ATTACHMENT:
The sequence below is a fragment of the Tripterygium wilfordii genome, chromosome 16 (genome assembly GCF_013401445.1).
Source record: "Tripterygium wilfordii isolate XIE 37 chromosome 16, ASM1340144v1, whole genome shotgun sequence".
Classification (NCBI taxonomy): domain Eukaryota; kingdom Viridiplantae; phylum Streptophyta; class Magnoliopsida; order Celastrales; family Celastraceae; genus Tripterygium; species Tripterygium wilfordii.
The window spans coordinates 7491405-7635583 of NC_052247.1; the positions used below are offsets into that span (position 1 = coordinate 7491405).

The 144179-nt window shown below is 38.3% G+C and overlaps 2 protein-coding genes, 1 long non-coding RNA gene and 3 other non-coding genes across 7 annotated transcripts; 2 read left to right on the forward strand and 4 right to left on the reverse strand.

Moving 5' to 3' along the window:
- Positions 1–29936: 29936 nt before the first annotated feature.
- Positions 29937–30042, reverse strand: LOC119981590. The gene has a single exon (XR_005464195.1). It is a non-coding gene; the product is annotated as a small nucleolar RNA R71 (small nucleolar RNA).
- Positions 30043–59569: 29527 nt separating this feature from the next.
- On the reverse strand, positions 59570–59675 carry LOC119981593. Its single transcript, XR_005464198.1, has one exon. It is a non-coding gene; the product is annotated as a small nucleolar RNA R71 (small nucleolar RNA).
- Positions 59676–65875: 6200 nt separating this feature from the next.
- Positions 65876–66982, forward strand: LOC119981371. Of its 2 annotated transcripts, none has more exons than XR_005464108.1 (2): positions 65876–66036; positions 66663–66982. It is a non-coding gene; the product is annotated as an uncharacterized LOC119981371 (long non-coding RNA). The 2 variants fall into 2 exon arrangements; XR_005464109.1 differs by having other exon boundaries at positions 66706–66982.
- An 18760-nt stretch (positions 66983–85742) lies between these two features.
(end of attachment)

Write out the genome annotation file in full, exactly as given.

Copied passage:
The sequence below is a fragment of the Tripterygium wilfordii genome, chromosome 16 (genome assembly GCF_013401445.1).
Source record: "Tripterygium wilfordii isolate XIE 37 chromosome 16, ASM1340144v1, whole genome shotgun sequence".
Classification (NCBI taxonomy): domain Eukaryota; kingdom Viridiplantae; phylum Streptophyta; class Magnoliopsida; order Celastrales; family Celastraceae; genus Tripterygium; species Tripterygium wilfordii.
The window spans coordinates 7491405-7635583 of NC_052247.1; the positions used below are offsets into that span (position 1 = coordinate 7491405).

The 144179-nt window shown below is 38.3% G+C and overlaps 2 protein-coding genes, 1 long non-coding RNA gene and 3 other non-coding genes across 7 annotated transcripts; 2 read left to right on the forward strand and 4 right to left on the reverse strand.

Moving 5' to 3' along the window:
- Positions 1–29936: 29936 nt before the first annotated feature.
- Positions 29937–30042, reverse strand: LOC119981590. The gene has a single exon (XR_005464195.1). It is a non-coding gene; the product is annotated as a small nucleolar RNA R71 (small nucleolar RNA).
- Positions 30043–59569: 29527 nt separating this feature from the next.
- On the reverse strand, positions 59570–59675 carry LOC119981593. Its single transcript, XR_005464198.1, has one exon. It is a non-coding gene; the product is annotated as a small nucleolar RNA R71 (small nucleolar RNA).
- Positions 59676–65875: 6200 nt separating this feature from the next.
- Positions 65876–66982, forward strand: LOC119981371. Of its 2 annotated transcripts, none has more exons than XR_005464108.1 (2): positions 65876–66036; positions 66663–66982. It is a non-coding gene; the product is annotated as an uncharacterized LOC119981371 (long non-coding RNA). The 2 variants fall into 2 exon arrangements; XR_005464109.1 differs by having other exon boundaries at positions 66706–66982.
- An 18760-nt stretch (positions 66983–85742) lies between these two features.